You’ve all heard it a thousand times before, that philosophical adage that’s supposed to magically make you happier: Work to live, don’t live to work. But for one reason or another, previous generations have largely ignored its sentiments, choosing instead to spend long hours toiling away at the office and, quite literally, living to work.
In the wake of a recent study, which revealed that the highest concentration (47%) of Gen Y workers are at smaller companies (fewer than 100 employees), it would seem that Generation Y has once again turned the status quo on its head, mainly by asking one simple question: Why? In fact, asking questions is at the heart of what’s allowed Gen Y to pull their feet from the quicksand that engulfed their own parents in a life of work and meetings and midnight oil.
The questions Millennials are asking are not complicated ones, but rather, queries grounded in a certain quality of life. Why can’t I finish a task from home? Why can’t I access social media at the office? Why does it matter when I show up or when I leave? Why should my quality of life be so heavily tied to money? There are others, sure. But you get the gist. While these simple rebukes to the establishment are, at first pass, rather bold in their implications, they’re also grounded in a logic and ethic that comes as a breath of fresh air.
Can we really fault a generation of young adults with the maturity and world view to not only acknowledge, but demand a proper work-life balance? Can we be upset with a group of people choosing personal and emotional health over the financial? By the end of the decade, more than half of the workforce in the US will be comprised of Gen Y. They know what they want, they know what they value, and because they’re the future of the workforce, they’re using their leverage to get it.
So what exactly is ‘it’? For perhaps the first time ever, ‘it’ is not money. Instead, let’s look at some ways companies can lure top Gen Y talent to their doorsteps.
But remember, don’t lead with salary.
Be adaptable. Due to unprecedented advances in technology, most employees now have the ability to work remotely. Let them, within reason. Sick kids, nice days, bad weather — a day away from the office no longer promises a loss in productivity. In fact, a random day away from the office can actually boost morale and, in turn, correlate with a boost in long-term quality of work.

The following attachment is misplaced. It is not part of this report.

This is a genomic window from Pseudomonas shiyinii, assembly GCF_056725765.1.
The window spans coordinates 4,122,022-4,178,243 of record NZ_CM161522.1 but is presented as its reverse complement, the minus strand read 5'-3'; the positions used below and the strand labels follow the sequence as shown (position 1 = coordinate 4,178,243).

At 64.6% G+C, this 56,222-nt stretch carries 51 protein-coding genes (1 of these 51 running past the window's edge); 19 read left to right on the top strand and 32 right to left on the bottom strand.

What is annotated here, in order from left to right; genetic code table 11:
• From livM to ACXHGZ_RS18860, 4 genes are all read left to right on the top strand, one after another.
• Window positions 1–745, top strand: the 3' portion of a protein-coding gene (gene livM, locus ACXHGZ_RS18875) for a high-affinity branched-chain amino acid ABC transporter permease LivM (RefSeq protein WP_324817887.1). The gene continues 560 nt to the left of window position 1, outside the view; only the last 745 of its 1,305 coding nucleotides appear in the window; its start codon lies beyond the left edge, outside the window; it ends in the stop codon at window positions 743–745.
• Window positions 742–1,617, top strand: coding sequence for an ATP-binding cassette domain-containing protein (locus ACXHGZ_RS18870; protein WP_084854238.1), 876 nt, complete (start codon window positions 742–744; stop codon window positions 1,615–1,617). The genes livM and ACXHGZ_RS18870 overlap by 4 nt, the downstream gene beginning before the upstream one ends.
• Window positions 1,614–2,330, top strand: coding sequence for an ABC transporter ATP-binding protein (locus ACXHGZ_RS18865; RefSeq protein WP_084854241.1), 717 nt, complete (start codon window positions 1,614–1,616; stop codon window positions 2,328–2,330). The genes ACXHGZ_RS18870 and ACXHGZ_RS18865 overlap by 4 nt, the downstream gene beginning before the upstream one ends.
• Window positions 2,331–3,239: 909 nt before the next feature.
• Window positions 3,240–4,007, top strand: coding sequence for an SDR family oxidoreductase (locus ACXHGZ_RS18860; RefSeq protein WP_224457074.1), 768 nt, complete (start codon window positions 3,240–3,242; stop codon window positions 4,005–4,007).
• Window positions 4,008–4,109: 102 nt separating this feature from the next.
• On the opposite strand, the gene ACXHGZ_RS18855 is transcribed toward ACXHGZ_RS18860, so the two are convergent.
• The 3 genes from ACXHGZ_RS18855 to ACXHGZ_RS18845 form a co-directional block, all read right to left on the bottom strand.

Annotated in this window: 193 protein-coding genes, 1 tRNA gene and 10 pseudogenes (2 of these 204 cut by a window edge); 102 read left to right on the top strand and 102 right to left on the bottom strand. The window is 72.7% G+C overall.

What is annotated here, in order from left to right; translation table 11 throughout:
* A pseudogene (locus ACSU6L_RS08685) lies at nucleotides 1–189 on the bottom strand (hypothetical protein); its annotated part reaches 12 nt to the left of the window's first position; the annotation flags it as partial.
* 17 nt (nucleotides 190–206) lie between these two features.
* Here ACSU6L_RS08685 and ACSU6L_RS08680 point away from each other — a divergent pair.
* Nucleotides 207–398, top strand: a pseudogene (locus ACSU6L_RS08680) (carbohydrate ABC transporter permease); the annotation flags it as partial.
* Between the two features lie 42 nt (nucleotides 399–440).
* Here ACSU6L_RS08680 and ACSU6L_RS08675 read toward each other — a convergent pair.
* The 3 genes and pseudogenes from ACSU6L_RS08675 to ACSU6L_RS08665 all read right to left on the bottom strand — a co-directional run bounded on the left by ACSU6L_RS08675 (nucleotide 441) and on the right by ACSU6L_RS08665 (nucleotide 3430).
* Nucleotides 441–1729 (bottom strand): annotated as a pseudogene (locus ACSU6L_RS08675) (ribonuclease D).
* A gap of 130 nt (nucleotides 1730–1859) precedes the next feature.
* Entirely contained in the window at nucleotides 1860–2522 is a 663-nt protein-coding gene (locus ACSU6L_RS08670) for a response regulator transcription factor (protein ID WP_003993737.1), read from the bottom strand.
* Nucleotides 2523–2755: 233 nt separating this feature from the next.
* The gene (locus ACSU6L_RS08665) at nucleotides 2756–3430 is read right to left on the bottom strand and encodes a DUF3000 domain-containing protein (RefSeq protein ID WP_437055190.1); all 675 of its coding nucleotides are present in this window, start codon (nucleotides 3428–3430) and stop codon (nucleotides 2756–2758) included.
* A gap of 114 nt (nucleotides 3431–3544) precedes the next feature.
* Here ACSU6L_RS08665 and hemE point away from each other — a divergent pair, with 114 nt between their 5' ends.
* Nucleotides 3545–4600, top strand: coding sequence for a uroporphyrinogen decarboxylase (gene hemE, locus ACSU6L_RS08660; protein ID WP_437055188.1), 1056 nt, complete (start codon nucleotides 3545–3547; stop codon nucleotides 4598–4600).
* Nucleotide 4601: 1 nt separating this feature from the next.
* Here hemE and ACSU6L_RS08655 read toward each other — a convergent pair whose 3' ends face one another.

Socialize. Don’t limit access to social media. In fact, encourage its use in the workplace. For Gen Y, social media isn’t some passing fad; it’s a lifestyle. Infringing upon that lifestyle is exactly why Millennials are staying away from more corporate jobs. Plus, happy employees are likely to talk about it, and who wouldn’t want those positive vibes as a future recruiting tool?
Pile it on. The days of learning curves and training are over. This is the most educated generation in history, and for much of their lives, information has only been a click away. So give them some responsibility at the outset. Set meaningful goals. Create the potential for upward mobility. Millennials want to be valued at their jobs. If they’re not, don’t expect them to stick around for long.
Dress the part. Ditch the suits. Do away with the polos and khakis. For Millennials, casual is the name of the game. Outdated dress codes will only deter top talent from coming your way, because in their mind, being comfortable at work is just as important as having more money to spend on, well, clothes.At the end of the day, don't mistake a lower salary for lessened ambition, passion or talent. Generation Y is unique in many ways, but their most unique quality may be their ability to continually ask 'why not?' Here's to asking questions.